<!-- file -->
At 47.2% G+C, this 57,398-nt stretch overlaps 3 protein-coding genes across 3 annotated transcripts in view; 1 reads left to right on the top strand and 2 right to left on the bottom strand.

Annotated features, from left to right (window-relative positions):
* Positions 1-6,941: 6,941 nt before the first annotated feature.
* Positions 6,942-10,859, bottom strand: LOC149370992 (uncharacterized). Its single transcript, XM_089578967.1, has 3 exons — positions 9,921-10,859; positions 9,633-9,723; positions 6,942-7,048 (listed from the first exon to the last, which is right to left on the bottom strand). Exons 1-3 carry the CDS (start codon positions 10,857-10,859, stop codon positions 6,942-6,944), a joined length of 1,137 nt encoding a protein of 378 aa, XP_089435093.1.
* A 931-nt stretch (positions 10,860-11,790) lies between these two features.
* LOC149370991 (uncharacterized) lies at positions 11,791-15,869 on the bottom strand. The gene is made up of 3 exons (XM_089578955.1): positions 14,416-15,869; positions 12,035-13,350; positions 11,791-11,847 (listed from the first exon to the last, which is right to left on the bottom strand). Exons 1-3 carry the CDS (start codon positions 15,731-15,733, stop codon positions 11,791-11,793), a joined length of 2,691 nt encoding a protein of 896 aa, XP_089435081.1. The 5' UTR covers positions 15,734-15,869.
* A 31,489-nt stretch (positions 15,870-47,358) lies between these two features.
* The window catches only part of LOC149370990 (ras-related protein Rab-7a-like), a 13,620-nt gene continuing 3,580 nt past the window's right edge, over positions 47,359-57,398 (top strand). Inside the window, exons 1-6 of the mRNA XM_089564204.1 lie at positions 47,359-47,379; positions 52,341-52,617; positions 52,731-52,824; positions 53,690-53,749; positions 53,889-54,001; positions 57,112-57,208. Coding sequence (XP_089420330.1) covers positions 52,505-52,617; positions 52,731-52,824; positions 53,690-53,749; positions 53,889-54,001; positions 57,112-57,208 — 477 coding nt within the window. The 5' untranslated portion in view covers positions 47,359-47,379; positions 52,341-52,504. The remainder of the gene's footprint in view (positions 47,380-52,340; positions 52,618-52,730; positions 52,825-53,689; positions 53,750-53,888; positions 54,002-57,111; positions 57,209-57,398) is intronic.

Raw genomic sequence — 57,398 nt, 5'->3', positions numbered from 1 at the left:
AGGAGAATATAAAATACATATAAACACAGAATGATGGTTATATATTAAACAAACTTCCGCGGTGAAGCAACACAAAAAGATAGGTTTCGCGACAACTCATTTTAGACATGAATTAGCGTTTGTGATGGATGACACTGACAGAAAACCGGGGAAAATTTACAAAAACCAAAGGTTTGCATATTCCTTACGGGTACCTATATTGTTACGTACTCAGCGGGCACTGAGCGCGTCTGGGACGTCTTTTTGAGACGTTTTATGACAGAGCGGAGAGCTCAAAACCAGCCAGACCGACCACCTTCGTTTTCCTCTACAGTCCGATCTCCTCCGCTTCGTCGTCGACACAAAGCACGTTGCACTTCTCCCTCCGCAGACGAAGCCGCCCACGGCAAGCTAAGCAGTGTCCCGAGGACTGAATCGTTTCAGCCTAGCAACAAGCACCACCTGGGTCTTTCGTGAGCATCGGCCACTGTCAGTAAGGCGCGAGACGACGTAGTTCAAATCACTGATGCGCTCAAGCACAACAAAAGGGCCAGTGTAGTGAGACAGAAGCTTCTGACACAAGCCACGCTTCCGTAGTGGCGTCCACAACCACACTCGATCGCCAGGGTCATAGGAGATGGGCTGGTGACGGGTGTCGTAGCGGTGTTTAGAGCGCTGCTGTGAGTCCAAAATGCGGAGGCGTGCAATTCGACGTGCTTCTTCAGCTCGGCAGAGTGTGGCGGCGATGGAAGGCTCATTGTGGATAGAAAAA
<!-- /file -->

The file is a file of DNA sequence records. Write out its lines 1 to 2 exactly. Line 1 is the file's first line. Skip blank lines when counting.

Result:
At 47.2% G+C, this 57,398-nt stretch overlaps 3 protein-coding genes across 3 annotated transcripts in view; 1 reads left to right on the top strand and 2 right to left on the bottom strand.

Annotated features, from left to right (window-relative positions):